Posted by Andy Anderson on 14th November 2015
Its not often I get time to sit down and write a blog and when I do its normally in a coffee shop like Starbucks or Costa comprising of screaming babies with mothers chatting on about what such and such did at the weekend, however today I finally get some peace and quiet to write this little blog hopefully to help customers to make the right choice when making that big purchase for their first drum kit.
So with Christmas time approaching and lots of customers asking about certain brands of drum kits what to buy and what not to buy I thought I would write a few words to help some customers new to the world of drumming what to look for in a drum kit.
First and foremost the days of finding a cheap drum kit or a cheap second hand one are far and few. We do however have customers regularly coming into the shop looking for parts for the drum kits they found on eBay which need drum heads, parts, stands and cymbals, this is great for our business but not for the customer who ends up spending more than they should have, always be aware that bargain may not be the bargain you thought.
Two things I would like talk about firstly the 'Toy' drum kits on the market and secondly looking at what to look for and what to look out for when buying secondhand drum kits.
The 'TOY' or Cheap Drum Kit
So whats a toy drum kit? i guess this is something within our industry that basically breaks within a couple of days or weeks and ends up in the corner of the bedroom in bits and interest in this wonderful instrument is not pursued.
Anyone at any age can start to play drums and we do get customers asking for a smaller drum kits for children. We recommend getting a smaller drum kit maybe a 16" or an 18" bass drum to start, the drum kits from the local Argos or Toys R Us are simply toys and will not take the beating a youngster will give it.
There are many drum kits on the market which are cheap imports which have had very little research and development these tend to be found in general music shops and also offer very little in the way of durability or spares when they develop problems. We have a website which buys drum kits www.ibuydrums.co.uk and we see a lot of these cheap drum kits being sold off. The beginner drum kits (starter drum kits) which are branded, good quality and the ones to look out for are the Mapex Tornado drum kits, Pearl Roadshow drum kits, Mapex Horizon drum kits, Sonix drum kits, Yamaha Gig Maker and Ludwig all of these kits have brand history and have spares available and are the drum kits which will last the test of time.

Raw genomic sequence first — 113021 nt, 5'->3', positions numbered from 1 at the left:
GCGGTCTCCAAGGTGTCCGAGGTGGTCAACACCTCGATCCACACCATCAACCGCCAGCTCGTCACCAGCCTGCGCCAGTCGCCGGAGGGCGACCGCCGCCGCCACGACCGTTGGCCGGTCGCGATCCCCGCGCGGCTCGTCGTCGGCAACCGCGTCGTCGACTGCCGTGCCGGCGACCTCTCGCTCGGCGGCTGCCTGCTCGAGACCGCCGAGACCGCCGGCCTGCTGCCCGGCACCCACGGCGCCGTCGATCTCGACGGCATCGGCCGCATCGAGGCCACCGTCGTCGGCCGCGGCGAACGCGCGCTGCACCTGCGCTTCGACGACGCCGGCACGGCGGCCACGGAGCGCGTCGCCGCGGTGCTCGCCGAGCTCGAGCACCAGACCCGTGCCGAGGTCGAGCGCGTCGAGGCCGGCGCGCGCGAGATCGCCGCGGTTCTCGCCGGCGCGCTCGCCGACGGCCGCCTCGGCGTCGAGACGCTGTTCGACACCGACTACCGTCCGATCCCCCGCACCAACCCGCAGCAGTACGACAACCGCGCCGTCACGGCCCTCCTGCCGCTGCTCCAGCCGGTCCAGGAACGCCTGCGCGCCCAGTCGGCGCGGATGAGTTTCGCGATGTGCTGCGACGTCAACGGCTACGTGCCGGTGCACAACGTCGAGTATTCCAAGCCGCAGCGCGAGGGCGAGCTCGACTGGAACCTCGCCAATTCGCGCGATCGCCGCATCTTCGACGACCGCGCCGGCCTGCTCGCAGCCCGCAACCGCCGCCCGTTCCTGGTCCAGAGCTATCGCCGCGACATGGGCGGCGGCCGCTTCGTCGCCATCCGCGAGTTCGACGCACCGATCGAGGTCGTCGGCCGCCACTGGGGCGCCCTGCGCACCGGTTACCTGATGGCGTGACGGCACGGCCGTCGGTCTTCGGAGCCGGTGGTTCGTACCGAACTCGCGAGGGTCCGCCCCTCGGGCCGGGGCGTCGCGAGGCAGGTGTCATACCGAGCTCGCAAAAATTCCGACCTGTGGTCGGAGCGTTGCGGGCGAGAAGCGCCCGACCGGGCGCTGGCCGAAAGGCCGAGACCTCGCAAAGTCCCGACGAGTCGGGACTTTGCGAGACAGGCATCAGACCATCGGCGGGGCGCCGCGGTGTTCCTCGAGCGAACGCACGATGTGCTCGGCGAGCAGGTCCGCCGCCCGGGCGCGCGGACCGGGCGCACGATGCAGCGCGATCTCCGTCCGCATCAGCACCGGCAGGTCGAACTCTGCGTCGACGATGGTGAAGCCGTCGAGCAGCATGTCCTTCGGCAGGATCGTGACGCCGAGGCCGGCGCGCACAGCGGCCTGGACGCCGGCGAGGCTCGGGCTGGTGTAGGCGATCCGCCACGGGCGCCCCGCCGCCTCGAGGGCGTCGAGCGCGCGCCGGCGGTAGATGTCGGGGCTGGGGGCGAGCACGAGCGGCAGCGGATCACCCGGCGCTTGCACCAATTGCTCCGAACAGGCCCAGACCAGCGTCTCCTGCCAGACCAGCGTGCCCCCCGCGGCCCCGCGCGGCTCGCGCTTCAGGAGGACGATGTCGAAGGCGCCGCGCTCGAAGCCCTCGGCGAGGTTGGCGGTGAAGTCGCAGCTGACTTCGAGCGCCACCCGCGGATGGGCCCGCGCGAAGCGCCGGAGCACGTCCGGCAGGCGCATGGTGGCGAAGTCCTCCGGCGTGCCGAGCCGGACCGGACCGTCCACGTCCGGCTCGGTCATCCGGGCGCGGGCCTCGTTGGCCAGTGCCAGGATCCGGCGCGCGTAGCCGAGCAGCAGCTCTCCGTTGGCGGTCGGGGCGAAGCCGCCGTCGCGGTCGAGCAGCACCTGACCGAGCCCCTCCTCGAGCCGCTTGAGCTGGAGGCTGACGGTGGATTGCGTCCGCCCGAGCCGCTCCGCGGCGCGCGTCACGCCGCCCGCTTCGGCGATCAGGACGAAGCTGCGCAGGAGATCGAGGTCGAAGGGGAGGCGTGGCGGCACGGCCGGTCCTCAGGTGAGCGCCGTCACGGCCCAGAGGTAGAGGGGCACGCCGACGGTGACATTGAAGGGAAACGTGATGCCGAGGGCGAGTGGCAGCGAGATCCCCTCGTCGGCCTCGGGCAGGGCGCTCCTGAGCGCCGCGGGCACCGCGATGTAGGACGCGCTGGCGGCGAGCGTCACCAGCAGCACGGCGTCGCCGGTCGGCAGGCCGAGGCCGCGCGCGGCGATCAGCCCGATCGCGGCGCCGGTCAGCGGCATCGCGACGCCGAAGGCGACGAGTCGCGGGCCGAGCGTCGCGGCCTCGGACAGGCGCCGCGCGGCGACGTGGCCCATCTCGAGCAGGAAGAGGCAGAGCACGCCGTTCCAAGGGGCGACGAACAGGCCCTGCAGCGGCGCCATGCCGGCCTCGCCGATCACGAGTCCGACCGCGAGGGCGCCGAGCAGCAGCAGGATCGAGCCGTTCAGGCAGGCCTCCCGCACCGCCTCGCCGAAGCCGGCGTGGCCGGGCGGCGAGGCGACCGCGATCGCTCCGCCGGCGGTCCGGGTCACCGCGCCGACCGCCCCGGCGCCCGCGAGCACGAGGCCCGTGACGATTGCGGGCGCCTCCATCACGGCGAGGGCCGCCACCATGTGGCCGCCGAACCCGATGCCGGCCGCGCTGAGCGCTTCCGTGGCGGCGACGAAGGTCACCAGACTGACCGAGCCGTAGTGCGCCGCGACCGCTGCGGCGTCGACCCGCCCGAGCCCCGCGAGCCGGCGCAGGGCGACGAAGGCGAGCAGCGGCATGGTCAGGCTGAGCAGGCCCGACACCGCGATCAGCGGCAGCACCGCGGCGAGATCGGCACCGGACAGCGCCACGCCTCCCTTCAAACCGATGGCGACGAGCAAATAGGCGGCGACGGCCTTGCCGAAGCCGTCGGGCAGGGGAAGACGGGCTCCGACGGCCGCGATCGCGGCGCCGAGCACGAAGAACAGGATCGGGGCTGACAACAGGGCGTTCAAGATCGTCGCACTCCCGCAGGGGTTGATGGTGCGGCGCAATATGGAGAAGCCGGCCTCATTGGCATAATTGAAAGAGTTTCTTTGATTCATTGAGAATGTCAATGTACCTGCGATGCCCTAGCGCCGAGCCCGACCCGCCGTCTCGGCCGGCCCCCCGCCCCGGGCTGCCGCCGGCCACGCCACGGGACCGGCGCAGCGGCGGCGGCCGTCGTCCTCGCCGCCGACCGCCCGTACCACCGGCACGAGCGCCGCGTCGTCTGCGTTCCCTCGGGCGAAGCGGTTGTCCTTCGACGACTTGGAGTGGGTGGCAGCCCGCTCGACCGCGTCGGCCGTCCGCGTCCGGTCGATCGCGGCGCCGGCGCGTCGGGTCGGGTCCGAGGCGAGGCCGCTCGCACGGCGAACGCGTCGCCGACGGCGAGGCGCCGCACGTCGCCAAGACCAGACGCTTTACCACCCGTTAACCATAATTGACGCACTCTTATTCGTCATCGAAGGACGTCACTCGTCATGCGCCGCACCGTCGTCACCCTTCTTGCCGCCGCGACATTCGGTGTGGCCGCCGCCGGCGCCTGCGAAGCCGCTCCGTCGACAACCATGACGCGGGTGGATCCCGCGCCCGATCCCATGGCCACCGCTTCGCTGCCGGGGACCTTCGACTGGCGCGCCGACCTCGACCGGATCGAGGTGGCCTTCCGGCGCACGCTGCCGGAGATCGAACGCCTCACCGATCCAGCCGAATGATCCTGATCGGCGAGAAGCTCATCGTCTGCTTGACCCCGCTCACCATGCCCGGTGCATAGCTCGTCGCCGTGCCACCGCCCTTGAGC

So always try to go for the branded drum kit which will cost you a lot less in the long run, also bare in mind when you purchase ask about better drum heads (drum skins) as the original branded drum heads will serve you well if you ever part exchange the drum kit for a better model.
Arh second hand drum kits, good quality Premier drums, Gretsch, Rogers and the uncle Colin used to have an old Ludwig like Ringo's are all kits you may be told to buy..... These will come at a premium price as the old vintage drums are becoming more and more valuable if you find a good one. We are however talking about the cheaper beginner drum kit so here are a few pointers.
Remember if your looking for a second hand drum kit here's a few things to look out for.
Hope these few words help to ensure you make the right decision when purchasing your first drum kit be it new or second hand.
Our staff are always available to give impartial advice and help with any brands or used drum kits you may wish to purchase.
Thanks for reading ;-)